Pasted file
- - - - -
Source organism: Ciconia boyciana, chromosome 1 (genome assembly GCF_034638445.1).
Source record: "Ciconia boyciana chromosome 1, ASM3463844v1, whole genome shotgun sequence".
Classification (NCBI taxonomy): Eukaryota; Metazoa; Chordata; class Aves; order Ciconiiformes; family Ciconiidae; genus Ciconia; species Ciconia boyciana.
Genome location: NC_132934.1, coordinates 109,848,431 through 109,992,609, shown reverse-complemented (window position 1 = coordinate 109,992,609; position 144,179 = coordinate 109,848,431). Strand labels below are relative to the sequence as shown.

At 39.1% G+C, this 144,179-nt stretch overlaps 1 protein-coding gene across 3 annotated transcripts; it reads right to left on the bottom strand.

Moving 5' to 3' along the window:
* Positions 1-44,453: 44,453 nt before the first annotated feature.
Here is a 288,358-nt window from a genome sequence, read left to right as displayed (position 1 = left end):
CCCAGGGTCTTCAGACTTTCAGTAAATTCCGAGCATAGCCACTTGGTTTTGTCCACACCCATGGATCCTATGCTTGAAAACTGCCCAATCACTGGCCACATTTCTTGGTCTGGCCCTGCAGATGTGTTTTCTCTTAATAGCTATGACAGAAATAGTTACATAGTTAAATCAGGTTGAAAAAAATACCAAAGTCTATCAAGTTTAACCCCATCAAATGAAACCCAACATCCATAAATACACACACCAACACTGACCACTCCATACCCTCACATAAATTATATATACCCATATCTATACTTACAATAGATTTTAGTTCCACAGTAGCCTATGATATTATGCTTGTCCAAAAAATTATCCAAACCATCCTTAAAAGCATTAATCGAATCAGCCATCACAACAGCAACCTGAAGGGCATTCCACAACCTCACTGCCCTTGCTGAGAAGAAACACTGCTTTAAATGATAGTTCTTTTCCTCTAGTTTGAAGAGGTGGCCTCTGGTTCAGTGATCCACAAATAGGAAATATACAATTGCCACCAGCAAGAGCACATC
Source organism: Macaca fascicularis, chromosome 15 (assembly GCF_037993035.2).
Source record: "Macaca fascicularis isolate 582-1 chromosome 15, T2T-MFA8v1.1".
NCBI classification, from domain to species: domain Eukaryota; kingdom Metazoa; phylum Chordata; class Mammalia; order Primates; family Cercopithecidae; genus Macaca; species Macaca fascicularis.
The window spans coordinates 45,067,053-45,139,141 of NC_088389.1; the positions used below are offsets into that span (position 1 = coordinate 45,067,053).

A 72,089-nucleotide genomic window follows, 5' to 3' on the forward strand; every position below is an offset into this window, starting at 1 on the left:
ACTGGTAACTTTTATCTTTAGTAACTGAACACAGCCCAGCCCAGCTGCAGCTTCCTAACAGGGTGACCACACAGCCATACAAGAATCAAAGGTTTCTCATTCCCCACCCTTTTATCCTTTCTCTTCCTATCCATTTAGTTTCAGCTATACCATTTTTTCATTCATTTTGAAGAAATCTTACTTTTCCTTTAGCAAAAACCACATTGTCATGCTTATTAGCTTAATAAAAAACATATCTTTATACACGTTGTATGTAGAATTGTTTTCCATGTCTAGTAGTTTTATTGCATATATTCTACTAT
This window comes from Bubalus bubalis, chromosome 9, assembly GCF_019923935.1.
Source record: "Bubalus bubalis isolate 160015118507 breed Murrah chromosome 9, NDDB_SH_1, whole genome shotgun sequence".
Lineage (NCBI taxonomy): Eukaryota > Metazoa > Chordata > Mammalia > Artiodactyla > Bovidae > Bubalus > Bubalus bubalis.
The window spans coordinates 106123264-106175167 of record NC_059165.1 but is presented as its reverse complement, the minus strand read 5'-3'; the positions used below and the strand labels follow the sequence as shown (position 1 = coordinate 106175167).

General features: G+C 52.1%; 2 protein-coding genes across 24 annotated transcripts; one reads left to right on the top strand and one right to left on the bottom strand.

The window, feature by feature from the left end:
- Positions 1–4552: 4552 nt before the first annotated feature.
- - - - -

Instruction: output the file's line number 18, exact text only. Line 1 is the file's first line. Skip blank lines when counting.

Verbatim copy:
Lineage (NCBI taxonomy): Eukaryota > Metazoa > Chordata > Mammalia > Artiodactyla > Bovidae > Bubalus > Bubalus bubalis.